medicine surprising, wait until you learn that many doctors in the United States still use an updated version of a diagnostic tool that was developed by a physician
during the slavery era, a diagnostic tool that is tightly linked to justifications for slavery. Dr. Samuel Cartwright graduated from the University
of Pennsylvania Medical School. He practiced in the Deep South
before the Civil War, and he was a well-known expert
on what was then called “Negro medicine.” He promoted the racial concept of disease, that people of different races
suffer from different diseases and experience
common diseases differently. Cartwright argued in the 1850s that slavery was beneficial
for black people for medical reasons. He claimed that because black people
have lower lung capacity than whites, forced labor was good for them. He wrote in a medical journal, “It is the red vital blood
sent to the brain that liberates their minds
when under the white man’s control, and it is the want of sufficiency
of red vital blood that chains their minds to ignorance
and barbarism when in freedom.” To support this theory,
Cartwright helped to perfect a medical device for measuring breathing
called the spirometer to show the presumed deficiency
in black people’s lungs. Today, doctors still
uphold Cartwright’s claim the black people as a race have lower lung capacity
than white people. Some even use a modern day spirometer that actually has a button labeled “race” so the machine adjusts the measurement for each patient
according to his or her race. It’s a well-known function
called “correcting for race.” The problem with race medicine
extends far beyond misdiagnosing patients. Its focus on innate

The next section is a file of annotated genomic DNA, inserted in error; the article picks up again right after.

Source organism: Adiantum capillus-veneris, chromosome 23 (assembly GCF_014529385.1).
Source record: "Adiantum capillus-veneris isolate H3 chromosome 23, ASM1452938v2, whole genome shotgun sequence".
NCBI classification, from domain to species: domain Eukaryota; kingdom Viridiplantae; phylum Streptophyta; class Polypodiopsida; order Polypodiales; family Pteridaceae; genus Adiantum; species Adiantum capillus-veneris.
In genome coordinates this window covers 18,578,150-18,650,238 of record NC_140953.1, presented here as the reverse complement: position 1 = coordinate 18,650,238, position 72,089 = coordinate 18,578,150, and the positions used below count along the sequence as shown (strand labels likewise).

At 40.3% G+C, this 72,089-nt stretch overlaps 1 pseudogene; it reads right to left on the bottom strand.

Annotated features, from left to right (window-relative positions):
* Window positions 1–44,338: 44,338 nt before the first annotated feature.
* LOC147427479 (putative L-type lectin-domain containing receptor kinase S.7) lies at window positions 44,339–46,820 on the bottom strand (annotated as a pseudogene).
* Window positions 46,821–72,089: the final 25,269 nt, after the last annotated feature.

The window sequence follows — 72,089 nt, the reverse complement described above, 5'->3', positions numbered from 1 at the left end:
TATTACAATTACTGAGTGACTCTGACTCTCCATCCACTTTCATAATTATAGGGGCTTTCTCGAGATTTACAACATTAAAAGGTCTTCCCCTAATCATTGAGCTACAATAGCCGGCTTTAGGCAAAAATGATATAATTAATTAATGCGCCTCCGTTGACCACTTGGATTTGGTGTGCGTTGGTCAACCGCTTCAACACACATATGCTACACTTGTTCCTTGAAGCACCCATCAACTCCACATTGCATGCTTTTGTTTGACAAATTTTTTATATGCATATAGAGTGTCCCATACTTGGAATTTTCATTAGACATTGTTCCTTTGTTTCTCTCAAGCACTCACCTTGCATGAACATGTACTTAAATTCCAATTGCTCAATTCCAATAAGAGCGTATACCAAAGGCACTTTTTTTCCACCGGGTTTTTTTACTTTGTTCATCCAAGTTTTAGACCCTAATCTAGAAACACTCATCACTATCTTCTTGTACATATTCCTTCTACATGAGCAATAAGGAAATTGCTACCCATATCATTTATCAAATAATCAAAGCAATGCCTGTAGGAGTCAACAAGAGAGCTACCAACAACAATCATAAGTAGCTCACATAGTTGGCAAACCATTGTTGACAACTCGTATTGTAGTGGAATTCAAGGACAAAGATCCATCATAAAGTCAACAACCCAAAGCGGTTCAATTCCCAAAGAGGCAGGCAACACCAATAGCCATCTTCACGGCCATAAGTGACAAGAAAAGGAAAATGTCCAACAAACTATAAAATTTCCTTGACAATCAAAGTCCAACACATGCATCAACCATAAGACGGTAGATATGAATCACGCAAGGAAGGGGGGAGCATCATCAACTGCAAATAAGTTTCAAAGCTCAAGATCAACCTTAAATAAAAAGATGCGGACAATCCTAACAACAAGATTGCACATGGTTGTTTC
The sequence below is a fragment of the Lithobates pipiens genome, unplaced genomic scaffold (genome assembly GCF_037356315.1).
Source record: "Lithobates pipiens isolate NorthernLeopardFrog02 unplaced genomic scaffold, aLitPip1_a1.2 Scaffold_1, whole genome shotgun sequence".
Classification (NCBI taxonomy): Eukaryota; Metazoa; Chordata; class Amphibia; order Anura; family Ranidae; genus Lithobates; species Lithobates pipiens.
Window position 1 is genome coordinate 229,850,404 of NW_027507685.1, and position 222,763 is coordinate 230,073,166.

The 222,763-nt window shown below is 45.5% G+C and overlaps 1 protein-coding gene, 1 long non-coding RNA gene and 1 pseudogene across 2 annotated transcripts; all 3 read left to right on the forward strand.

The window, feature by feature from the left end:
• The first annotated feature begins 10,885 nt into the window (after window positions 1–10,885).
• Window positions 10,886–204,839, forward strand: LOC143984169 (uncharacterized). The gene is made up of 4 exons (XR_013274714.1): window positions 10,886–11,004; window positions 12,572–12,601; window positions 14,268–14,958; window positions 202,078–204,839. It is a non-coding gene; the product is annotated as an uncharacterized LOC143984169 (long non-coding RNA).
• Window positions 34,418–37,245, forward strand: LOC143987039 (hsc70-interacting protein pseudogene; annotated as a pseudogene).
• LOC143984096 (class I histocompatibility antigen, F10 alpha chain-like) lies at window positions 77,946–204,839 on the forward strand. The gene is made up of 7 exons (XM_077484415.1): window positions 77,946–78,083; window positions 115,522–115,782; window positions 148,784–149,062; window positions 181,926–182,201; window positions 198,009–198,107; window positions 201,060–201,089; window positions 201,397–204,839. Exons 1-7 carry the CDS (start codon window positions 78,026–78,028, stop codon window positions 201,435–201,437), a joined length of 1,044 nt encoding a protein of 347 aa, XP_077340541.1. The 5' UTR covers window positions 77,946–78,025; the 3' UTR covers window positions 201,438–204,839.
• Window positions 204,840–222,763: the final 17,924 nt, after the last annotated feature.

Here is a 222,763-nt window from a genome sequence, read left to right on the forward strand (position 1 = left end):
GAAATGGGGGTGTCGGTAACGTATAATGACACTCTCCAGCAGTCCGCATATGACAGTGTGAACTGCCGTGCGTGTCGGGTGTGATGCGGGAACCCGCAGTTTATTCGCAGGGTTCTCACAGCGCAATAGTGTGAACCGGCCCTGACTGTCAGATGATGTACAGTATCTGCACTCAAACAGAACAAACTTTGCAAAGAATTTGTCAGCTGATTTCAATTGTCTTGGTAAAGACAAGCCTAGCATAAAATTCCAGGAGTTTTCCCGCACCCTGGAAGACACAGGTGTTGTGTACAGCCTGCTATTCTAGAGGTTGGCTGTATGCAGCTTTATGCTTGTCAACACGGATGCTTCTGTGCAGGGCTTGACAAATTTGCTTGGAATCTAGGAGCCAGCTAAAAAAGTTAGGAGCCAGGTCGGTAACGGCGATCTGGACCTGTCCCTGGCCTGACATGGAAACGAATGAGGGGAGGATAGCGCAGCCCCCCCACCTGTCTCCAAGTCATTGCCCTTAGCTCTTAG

racial differences in disease diverts attention and resources from the social determinants that cause appalling
racial gaps in health: lack of access
to high-quality medical care; food deserts in poor neighborhoods; exposure to environmental toxins; high rates of incarceration; and experiencing the stress
of racial discrimination. You see, race is not a biological category that naturally produces
these health disparities because of genetic difference. Race is a social category that has staggering
biological consequences, but because of the impact
of social inequality on people’s health. Yet race medicine pretends
the answer to these gaps in health can be found in a race-specific pill. It’s much easier and more lucrative to market a technological fix for these gaps in health than to deal with the structural
inequities that produce them. The reason I’m so passionate
about ending race medicine isn’t just because it’s bad medicine. I’m also on this mission because the way doctors practice medicine continues to promote
a false and toxic view of humanity. Despite the many visionary breakthroughs
in medicine we’ve been learning about, there’s a failure of imagination when it comes to race. Would you imagine with me, just a moment: What would happen if doctors
stopped treating patients by race? Suppose they rejected an 18th-century classification system and incorporated instead